Technological changes, the knowledge economy, big data and relocation are some of the factors that are having rapid impact on the world of work, where we still have other matters to address, such as wage inequality between women and men and, what is most serious, slave labour, which oppresses people of all genders and ages in different parts of the planet.
Co-ops offer another paradigm, where inclusion, participation and growth go hand in hand. We know that around 10% of the world’s employed population does it within this type of organisation. It’s an encouraging but insufficient fact.
Societies increasingly need resilient companies that are able to innovate without getting rid of people, that can get through financial crises without disappearing, that can create sources of work for young people and adults, disabled people, men and women, for whom they will offer equal remuneration for equal work.
Finally, in a scenario of the growing penetration of information and communication technologies, we must learn to use these tools to further democratise work, unlike other trends that are implementing them to deregulate labour relations and diminish job insecurity.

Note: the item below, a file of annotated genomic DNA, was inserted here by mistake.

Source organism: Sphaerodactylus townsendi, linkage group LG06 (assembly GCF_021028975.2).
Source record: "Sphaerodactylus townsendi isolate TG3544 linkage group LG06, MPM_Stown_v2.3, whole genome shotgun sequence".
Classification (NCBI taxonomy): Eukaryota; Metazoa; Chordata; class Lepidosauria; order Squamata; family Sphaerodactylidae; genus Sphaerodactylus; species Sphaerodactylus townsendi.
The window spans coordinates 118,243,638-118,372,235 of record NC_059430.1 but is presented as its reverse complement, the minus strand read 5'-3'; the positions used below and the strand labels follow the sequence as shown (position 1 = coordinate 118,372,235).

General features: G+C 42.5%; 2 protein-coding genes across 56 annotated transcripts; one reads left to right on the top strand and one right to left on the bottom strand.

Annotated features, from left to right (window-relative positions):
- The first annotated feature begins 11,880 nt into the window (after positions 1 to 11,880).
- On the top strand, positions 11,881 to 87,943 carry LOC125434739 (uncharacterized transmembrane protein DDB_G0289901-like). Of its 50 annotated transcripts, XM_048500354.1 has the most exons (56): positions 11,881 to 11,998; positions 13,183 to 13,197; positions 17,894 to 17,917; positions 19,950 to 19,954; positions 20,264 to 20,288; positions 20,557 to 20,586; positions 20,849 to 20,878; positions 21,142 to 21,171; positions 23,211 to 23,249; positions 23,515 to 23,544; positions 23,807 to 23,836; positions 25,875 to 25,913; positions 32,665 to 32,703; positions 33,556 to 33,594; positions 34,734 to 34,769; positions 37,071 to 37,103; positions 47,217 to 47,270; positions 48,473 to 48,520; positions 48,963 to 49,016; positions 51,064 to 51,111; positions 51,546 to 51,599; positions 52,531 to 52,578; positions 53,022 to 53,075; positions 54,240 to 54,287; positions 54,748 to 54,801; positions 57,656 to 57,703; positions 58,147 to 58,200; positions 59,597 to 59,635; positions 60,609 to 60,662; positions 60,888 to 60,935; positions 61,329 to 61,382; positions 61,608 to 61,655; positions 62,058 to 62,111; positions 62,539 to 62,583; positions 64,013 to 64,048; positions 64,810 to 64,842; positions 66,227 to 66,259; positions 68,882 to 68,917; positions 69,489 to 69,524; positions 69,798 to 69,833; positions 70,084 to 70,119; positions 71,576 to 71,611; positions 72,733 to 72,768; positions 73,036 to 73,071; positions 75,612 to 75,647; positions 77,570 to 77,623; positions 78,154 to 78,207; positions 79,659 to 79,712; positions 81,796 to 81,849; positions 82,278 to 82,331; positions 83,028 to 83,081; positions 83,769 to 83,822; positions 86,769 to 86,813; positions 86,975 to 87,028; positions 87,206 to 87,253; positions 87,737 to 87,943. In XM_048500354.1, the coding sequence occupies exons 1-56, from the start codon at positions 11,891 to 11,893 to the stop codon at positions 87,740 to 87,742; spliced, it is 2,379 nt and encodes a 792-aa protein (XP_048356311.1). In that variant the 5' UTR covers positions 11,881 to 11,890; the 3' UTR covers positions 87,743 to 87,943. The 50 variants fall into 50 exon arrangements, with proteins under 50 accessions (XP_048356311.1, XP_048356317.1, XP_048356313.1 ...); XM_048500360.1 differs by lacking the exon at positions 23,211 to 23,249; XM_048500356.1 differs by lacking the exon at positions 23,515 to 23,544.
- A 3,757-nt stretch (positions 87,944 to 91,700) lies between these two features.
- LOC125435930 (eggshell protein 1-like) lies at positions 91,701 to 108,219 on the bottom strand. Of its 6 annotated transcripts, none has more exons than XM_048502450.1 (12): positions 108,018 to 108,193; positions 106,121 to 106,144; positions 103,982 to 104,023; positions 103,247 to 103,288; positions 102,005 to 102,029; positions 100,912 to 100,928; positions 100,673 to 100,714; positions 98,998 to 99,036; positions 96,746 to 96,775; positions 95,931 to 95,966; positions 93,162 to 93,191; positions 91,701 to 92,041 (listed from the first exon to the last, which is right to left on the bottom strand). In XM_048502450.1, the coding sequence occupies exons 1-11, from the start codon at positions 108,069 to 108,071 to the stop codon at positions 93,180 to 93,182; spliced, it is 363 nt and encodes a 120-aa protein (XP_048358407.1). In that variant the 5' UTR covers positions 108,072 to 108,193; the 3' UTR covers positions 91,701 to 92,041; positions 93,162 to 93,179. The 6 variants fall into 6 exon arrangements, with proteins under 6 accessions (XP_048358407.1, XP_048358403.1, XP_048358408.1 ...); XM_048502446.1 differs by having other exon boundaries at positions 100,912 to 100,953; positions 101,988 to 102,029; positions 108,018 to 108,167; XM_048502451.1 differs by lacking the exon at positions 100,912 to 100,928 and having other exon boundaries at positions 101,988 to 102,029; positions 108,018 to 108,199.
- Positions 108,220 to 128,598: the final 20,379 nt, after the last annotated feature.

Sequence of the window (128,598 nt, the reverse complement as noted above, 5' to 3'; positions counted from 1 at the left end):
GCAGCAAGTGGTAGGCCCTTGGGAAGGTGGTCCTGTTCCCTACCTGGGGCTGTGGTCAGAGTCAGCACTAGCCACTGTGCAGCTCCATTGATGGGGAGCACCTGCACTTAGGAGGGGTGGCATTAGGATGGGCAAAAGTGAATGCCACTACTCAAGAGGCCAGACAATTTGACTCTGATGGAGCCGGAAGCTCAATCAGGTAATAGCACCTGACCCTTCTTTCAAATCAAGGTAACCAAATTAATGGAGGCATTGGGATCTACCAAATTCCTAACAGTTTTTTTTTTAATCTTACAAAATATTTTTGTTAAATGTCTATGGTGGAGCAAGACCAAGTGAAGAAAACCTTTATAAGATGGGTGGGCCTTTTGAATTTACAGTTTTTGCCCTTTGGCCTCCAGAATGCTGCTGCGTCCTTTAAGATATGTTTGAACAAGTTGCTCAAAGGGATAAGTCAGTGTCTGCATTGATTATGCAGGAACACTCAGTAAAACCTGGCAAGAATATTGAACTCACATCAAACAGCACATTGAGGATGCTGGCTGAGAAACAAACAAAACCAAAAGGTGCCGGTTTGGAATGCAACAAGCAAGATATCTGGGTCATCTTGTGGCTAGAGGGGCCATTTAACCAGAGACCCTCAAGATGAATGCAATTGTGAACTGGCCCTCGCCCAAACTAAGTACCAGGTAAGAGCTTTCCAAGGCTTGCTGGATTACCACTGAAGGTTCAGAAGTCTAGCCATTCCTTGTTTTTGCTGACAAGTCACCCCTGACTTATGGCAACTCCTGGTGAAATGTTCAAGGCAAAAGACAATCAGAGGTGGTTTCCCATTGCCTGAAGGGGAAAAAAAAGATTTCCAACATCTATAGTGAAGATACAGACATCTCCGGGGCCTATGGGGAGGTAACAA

Our co-op platforms cannot just minimise transaction costs between an individual producer and an individual consumer. They must ensure that the working conditions of that producer are those that he or she has decided in participation with the group of members of the network and to ensure the consumer a fair price for a quality product.
Without fearing technological advances, let’s defend our cooperative model, with its principles, values and 174 years of history in creating decent work for all people.